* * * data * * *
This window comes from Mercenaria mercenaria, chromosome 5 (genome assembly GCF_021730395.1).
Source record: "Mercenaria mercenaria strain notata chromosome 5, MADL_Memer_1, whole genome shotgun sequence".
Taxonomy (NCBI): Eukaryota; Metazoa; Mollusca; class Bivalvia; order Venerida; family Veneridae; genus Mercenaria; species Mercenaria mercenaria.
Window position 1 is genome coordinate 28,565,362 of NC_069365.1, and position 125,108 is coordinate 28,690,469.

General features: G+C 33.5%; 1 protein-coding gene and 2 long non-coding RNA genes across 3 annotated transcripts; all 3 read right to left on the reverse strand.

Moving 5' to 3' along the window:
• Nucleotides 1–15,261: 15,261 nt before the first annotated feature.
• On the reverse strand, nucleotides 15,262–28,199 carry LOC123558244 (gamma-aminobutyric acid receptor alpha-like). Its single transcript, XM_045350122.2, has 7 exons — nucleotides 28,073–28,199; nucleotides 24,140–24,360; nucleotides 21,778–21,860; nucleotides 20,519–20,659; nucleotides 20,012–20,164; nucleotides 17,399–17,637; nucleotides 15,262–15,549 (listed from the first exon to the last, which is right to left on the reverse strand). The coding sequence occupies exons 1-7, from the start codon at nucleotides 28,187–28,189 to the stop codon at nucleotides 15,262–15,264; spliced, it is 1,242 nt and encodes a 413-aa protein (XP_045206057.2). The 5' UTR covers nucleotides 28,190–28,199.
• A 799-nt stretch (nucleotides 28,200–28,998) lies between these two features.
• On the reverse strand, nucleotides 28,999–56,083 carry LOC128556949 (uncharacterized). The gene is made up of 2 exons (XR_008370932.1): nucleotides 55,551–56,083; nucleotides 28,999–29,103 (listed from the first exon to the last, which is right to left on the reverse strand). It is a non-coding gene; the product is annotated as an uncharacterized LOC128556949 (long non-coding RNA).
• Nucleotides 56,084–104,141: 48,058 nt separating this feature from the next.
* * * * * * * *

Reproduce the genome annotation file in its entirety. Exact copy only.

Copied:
This window comes from Mercenaria mercenaria, chromosome 5 (genome assembly GCF_021730395.1).
Source record: "Mercenaria mercenaria strain notata chromosome 5, MADL_Memer_1, whole genome shotgun sequence".
Taxonomy (NCBI): Eukaryota; Metazoa; Mollusca; class Bivalvia; order Venerida; family Veneridae; genus Mercenaria; species Mercenaria mercenaria.
Window position 1 is genome coordinate 28,565,362 of NC_069365.1, and position 125,108 is coordinate 28,690,469.

General features: G+C 33.5%; 1 protein-coding gene and 2 long non-coding RNA genes across 3 annotated transcripts; all 3 read right to left on the reverse strand.

Moving 5' to 3' along the window:
• Nucleotides 1–15,261: 15,261 nt before the first annotated feature.
• On the reverse strand, nucleotides 15,262–28,199 carry LOC123558244 (gamma-aminobutyric acid receptor alpha-like). Its single transcript, XM_045350122.2, has 7 exons — nucleotides 28,073–28,199; nucleotides 24,140–24,360; nucleotides 21,778–21,860; nucleotides 20,519–20,659; nucleotides 20,012–20,164; nucleotides 17,399–17,637; nucleotides 15,262–15,549 (listed from the first exon to the last, which is right to left on the reverse strand). The coding sequence occupies exons 1-7, from the start codon at nucleotides 28,187–28,189 to the stop codon at nucleotides 15,262–15,264; spliced, it is 1,242 nt and encodes a 413-aa protein (XP_045206057.2). The 5' UTR covers nucleotides 28,190–28,199.
• A 799-nt stretch (nucleotides 28,200–28,998) lies between these two features.
• On the reverse strand, nucleotides 28,999–56,083 carry LOC128556949 (uncharacterized). The gene is made up of 2 exons (XR_008370932.1): nucleotides 55,551–56,083; nucleotides 28,999–29,103 (listed from the first exon to the last, which is right to left on the reverse strand). It is a non-coding gene; the product is annotated as an uncharacterized LOC128556949 (long non-coding RNA).
• Nucleotides 56,084–104,141: 48,058 nt separating this feature from the next.